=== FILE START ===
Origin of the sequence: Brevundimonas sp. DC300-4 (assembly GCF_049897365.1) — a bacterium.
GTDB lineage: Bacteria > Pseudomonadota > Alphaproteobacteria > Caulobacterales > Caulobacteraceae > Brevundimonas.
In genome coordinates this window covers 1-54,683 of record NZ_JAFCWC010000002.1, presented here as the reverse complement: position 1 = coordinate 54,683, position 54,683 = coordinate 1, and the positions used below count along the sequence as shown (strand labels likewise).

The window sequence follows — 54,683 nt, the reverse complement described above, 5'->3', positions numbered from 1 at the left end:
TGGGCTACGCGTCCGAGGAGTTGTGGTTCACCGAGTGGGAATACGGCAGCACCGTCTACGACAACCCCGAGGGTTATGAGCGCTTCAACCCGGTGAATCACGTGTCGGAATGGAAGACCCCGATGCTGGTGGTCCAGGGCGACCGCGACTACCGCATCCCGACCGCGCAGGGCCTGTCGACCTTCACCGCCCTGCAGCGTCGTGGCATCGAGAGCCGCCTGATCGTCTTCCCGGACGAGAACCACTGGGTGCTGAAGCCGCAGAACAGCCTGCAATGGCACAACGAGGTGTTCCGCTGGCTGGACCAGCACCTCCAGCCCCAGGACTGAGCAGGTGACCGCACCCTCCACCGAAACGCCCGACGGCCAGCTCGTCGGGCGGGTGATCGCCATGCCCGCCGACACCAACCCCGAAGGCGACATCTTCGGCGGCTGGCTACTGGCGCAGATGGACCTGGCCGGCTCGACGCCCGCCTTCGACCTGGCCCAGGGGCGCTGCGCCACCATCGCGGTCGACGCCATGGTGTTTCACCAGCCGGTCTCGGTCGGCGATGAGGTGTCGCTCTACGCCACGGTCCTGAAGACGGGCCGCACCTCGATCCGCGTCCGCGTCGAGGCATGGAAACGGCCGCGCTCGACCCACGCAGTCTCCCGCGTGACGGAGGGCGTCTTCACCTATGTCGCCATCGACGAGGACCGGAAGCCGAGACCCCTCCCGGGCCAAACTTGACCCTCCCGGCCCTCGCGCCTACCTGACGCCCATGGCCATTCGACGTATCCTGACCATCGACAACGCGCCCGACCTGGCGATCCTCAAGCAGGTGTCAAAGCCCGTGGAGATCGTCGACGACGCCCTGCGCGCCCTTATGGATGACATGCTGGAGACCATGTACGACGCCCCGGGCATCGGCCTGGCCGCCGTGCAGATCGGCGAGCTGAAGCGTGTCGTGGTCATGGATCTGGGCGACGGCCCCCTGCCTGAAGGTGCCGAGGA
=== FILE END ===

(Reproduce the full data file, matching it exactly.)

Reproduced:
Origin of the sequence: Brevundimonas sp. DC300-4 (assembly GCF_049897365.1) — a bacterium.
GTDB lineage: Bacteria > Pseudomonadota > Alphaproteobacteria > Caulobacterales > Caulobacteraceae > Brevundimonas.
In genome coordinates this window covers 1-54,683 of record NZ_JAFCWC010000002.1, presented here as the reverse complement: position 1 = coordinate 54,683, position 54,683 = coordinate 1, and the positions used below count along the sequence as shown (strand labels likewise).

The window sequence follows — 54,683 nt, the reverse complement described above, 5'->3', positions numbered from 1 at the left end:
TGGGCTACGCGTCCGAGGAGTTGTGGTTCACCGAGTGGGAATACGGCAGCACCGTCTACGACAACCCCGAGGGTTATGAGCGCTTCAACCCGGTGAATCACGTGTCGGAATGGAAGACCCCGATGCTGGTGGTCCAGGGCGACCGCGACTACCGCATCCCGACCGCGCAGGGCCTGTCGACCTTCACCGCCCTGCAGCGTCGTGGCATCGAGAGCCGCCTGATCGTCTTCCCGGACGAGAACCACTGGGTGCTGAAGCCGCAGAACAGCCTGCAATGGCACAACGAGGTGTTCCGCTGGCTGGACCAGCACCTCCAGCCCCAGGACTGAGCAGGTGACCGCACCCTCCACCGAAACGCCCGACGGCCAGCTCGTCGGGCGGGTGATCGCCATGCCCGCCGACACCAACCCCGAAGGCGACATCTTCGGCGGCTGGCTACTGGCGCAGATGGACCTGGCCGGCTCGACGCCCGCCTTCGACCTGGCCCAGGGGCGCTGCGCCACCATCGCGGTCGACGCCATGGTGTTTCACCAGCCGGTCTCGGTCGGCGATGAGGTGTCGCTCTACGCCACGGTCCTGAAGACGGGCCGCACCTCGATCCGCGTCCGCGTCGAGGCATGGAAACGGCCGCGCTCGACCCACGCAGTCTCCCGCGTGACGGAGGGCGTCTTCACCTATGTCGCCATCGACGAGGACCGGAAGCCGAGACCCCTCCCGGGCCAAACTTGACCCTCCCGGCCCTCGCGCCTACCTGACGCCCATGGCCATTCGACGTATCCTGACCATCGACAACGCGCCCGACCTGGCGATCCTCAAGCAGGTGTCAAAGCCCGTGGAGATCGTCGACGACGCCCTGCGCGCCCTTATGGATGACATGCTGGAGACCATGTACGACGCCCCGGGCATCGGCCTGGCCGCCGTGCAGATCGGCGAGCTGAAGCGTGTCGTGGTCATGGATCTGGGCGACGGCCCCCTGCCTGAAGGTGCCGAGGA